Yes, unfortunately, there are a LOT of fat dogs around. Even more unfortunately, there are a lot of people who think fat is a good thing. "Look at that poor abused dog!" they say, of a lithe, fit, athletic dog in peak condition. There are so many fat dogs around that some vets have so little experience with fit dogs that they think fat is the way it's supposed to be.

Telling someone with an obese dog that he's not allowed to use my jumps because it isn't safe for him, I'm frequently told "He just saw the vet! And the vet said he's in GREAT shape!" I don't like contradicting vets. They're mostly good people and they're mostly smart and useful and I LOVE my vets. That said, a fat dog isn't a well-kept or safe dog.

And there's an easy way to tell. (Note this method talks about how much weight a dog is carrying, but says nothing about what condition that dog is in).

If your dog's ribs feel like this part of your hand, honey, your dog is fat. Goldilocks wouldn't sleep here!

If your dog's ribs feel like your knuckles, your dog is thin. Goldilocks wouldn't be comfortable here either.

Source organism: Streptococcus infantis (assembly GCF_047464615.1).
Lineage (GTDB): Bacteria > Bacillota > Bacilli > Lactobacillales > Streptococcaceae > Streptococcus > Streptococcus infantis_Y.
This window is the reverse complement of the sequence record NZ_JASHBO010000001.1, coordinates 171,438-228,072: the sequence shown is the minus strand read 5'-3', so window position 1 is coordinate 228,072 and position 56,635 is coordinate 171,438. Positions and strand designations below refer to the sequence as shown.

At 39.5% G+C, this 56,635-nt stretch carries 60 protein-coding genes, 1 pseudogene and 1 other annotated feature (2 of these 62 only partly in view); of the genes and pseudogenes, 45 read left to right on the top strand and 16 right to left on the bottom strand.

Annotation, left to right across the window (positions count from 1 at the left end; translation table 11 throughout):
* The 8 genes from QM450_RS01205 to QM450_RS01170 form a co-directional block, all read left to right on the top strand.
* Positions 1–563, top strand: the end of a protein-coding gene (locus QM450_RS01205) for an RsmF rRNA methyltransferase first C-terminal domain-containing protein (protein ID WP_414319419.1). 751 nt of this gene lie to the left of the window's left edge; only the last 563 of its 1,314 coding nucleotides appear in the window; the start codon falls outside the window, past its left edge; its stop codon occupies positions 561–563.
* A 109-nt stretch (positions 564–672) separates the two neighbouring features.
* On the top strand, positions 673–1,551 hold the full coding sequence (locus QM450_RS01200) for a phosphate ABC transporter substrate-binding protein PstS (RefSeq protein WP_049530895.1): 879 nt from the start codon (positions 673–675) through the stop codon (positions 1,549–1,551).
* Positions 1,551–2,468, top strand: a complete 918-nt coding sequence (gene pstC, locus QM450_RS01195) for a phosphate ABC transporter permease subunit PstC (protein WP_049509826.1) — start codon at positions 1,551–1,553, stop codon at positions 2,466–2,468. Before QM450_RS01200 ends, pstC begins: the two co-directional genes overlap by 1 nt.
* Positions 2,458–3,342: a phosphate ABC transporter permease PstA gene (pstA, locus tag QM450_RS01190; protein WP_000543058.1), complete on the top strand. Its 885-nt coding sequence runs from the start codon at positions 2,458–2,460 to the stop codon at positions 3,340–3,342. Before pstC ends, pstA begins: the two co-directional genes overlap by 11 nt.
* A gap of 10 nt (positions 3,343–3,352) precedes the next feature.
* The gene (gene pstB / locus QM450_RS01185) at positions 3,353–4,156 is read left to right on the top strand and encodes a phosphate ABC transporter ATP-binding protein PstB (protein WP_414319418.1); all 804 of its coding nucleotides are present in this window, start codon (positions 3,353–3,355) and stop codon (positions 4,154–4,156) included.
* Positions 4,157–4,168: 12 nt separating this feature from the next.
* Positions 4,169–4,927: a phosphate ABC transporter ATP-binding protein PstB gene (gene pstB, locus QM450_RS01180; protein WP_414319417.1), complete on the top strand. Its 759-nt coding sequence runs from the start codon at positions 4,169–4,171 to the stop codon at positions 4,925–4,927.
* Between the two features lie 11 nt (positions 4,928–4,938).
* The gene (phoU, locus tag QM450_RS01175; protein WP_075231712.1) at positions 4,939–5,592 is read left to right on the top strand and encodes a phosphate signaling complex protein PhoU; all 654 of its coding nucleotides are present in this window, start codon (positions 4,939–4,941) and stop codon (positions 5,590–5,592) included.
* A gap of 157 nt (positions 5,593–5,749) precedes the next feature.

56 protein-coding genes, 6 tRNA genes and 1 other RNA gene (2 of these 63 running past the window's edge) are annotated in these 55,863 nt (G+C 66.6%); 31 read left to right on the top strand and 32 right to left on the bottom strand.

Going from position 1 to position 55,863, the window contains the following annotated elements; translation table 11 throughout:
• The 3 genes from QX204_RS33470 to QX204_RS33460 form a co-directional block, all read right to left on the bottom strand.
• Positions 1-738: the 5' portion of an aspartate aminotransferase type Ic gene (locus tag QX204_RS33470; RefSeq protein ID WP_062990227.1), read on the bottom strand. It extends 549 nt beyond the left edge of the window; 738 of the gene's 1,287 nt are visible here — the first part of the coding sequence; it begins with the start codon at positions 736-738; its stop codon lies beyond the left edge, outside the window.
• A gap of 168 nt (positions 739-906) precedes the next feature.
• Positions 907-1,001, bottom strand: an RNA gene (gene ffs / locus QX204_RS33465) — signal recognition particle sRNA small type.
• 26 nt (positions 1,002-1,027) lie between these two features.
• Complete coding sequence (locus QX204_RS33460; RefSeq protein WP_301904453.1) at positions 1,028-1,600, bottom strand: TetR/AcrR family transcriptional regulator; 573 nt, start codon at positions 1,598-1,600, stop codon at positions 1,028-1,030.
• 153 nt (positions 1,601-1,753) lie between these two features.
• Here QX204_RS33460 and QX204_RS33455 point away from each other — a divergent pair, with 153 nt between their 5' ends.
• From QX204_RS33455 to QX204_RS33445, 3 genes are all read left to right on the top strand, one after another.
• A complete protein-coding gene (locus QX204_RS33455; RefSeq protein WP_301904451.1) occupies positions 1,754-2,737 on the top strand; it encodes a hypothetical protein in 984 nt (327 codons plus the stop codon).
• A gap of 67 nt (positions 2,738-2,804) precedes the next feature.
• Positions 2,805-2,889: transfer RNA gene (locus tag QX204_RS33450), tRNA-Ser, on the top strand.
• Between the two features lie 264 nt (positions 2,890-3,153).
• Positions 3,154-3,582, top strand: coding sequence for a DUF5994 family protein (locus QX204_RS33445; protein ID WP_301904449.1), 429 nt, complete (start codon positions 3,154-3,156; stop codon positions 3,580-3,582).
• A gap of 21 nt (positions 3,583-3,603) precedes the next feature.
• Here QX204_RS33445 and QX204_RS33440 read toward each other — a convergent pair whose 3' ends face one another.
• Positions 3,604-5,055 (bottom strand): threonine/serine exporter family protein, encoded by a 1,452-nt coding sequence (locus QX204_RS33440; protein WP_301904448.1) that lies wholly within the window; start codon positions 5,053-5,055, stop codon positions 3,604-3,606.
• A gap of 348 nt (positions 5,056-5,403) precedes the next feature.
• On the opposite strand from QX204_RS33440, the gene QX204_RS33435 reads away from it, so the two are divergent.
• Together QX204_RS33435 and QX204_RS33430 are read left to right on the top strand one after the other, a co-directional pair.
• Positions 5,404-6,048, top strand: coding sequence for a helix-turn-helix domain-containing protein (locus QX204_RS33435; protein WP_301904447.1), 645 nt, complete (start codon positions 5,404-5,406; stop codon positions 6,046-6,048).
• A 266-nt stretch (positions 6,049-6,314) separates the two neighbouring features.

If your dog's ribs feel like thing part of your hand, congratulations, she's Just Right!

We're beginning March as I write this. One of my dogs is Just Right, but not in any kind of condition as she's mostly been sitting around all winter or doing easy mental training. When I start getting her out and doing distance and weights with her in the spring, she's going to go from Just Right to Don't You Ever Feed Her? as she builds muscle. I'm going to have to feed her a lot more to keep her weight good as she gets fit.

My other dog is a bit chubby right now, and as I start working him in the spring, he'll slim down to a beautiful fit, hunky body. Since he's been getting a bit too much food for the work he's doing right now, I may or may not have to give him more food as he starts working out. We'll see.